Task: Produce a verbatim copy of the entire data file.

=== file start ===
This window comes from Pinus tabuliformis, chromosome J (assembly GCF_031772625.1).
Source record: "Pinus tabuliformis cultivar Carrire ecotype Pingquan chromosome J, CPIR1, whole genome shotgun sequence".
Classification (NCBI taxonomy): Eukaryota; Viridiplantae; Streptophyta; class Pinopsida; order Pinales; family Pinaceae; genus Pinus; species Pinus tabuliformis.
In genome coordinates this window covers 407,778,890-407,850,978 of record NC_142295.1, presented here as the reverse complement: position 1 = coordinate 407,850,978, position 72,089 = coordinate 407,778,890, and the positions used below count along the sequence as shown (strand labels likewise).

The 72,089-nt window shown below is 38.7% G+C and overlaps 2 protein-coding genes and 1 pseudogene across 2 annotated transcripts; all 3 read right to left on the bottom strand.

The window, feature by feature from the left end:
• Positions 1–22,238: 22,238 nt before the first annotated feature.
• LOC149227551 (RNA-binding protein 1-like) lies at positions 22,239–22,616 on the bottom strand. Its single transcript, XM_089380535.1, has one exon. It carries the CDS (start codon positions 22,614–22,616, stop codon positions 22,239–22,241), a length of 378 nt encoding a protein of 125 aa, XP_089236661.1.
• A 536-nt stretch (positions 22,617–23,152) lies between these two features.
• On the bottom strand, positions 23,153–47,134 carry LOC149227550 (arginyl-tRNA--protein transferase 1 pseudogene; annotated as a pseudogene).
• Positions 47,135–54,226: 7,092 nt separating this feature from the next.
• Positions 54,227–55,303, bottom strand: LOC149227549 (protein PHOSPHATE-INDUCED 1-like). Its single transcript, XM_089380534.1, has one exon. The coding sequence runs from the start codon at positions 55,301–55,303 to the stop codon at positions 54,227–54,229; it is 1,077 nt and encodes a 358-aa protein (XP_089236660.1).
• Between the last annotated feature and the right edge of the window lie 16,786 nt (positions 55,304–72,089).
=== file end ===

This window comes from Pinus tabuliformis, chromosome J (assembly GCF_031772625.1).
Source record: "Pinus tabuliformis cultivar Carrire ecotype Pingquan chromosome J, CPIR1, whole genome shotgun sequence".
Classification (NCBI taxonomy): Eukaryota; Viridiplantae; Streptophyta; class Pinopsida; order Pinales; family Pinaceae; genus Pinus; species Pinus tabuliformis.
In genome coordinates this window covers 407,778,890-407,850,978 of record NC_142295.1, presented here as the reverse complement: position 1 = coordinate 407,850,978, position 72,089 = coordinate 407,778,890, and the positions used below count along the sequence as shown (strand labels likewise).

The 72,089-nt window shown below is 38.7% G+C and overlaps 2 protein-coding genes and 1 pseudogene across 2 annotated transcripts; all 3 read right to left on the bottom strand.

The window, feature by feature from the left end:
• Positions 1–22,238: 22,238 nt before the first annotated feature.
• LOC149227551 (RNA-binding protein 1-like) lies at positions 22,239–22,616 on the bottom strand. Its single transcript, XM_089380535.1, has one exon. It carries the CDS (start codon positions 22,614–22,616, stop codon positions 22,239–22,241), a length of 378 nt encoding a protein of 125 aa, XP_089236661.1.
• A 536-nt stretch (positions 22,617–23,152) lies between these two features.
• On the bottom strand, positions 23,153–47,134 carry LOC149227550 (arginyl-tRNA--protein transferase 1 pseudogene; annotated as a pseudogene).
• Positions 47,135–54,226: 7,092 nt separating this feature from the next.
• Positions 54,227–55,303, bottom strand: LOC149227549 (protein PHOSPHATE-INDUCED 1-like). Its single transcript, XM_089380534.1, has one exon. The coding sequence runs from the start codon at positions 55,301–55,303 to the stop codon at positions 54,227–54,229; it is 1,077 nt and encodes a 358-aa protein (XP_089236660.1).
• Between the last annotated feature and the right edge of the window lie 16,786 nt (positions 55,304–72,089).